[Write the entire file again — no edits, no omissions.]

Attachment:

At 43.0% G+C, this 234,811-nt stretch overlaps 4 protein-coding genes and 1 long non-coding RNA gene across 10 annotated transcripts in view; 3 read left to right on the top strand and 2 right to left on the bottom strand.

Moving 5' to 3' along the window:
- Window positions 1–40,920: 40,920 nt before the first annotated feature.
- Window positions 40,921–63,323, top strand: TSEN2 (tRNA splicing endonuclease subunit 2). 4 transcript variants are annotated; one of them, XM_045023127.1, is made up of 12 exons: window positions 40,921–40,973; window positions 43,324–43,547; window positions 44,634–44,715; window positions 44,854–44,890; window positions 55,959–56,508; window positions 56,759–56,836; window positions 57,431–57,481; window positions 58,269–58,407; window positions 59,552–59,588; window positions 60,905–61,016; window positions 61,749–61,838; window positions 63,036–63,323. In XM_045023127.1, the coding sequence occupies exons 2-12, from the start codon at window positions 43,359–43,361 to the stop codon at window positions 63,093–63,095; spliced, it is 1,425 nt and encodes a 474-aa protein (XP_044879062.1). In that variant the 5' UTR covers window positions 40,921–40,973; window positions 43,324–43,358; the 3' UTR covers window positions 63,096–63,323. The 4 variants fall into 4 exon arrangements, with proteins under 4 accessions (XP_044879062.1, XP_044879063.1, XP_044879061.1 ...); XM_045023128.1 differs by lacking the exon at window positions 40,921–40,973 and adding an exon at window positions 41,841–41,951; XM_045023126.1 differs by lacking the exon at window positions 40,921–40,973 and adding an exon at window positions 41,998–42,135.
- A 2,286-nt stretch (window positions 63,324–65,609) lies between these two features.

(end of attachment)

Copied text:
At 43.0% G+C, this 234,811-nt stretch overlaps 4 protein-coding genes and 1 long non-coding RNA gene across 10 annotated transcripts in view; 3 read left to right on the top strand and 2 right to left on the bottom strand.

Moving 5' to 3' along the window:
- Window positions 1–40,920: 40,920 nt before the first annotated feature.
- Window positions 40,921–63,323, top strand: TSEN2 (tRNA splicing endonuclease subunit 2). 4 transcript variants are annotated; one of them, XM_045023127.1, is made up of 12 exons: window positions 40,921–40,973; window positions 43,324–43,547; window positions 44,634–44,715; window positions 44,854–44,890; window positions 55,959–56,508; window positions 56,759–56,836; window positions 57,431–57,481; window positions 58,269–58,407; window positions 59,552–59,588; window positions 60,905–61,016; window positions 61,749–61,838; window positions 63,036–63,323. In XM_045023127.1, the coding sequence occupies exons 2-12, from the start codon at window positions 43,359–43,361 to the stop codon at window positions 63,093–63,095; spliced, it is 1,425 nt and encodes a 474-aa protein (XP_044879062.1). In that variant the 5' UTR covers window positions 40,921–40,973; window positions 43,324–43,358; the 3' UTR covers window positions 63,096–63,323. The 4 variants fall into 4 exon arrangements, with proteins under 4 accessions (XP_044879062.1, XP_044879063.1, XP_044879061.1 ...); XM_045023128.1 differs by lacking the exon at window positions 40,921–40,973 and adding an exon at window positions 41,841–41,951; XM_045023126.1 differs by lacking the exon at window positions 40,921–40,973 and adding an exon at window positions 41,998–42,135.
- A 2,286-nt stretch (window positions 63,324–65,609) lies between these two features.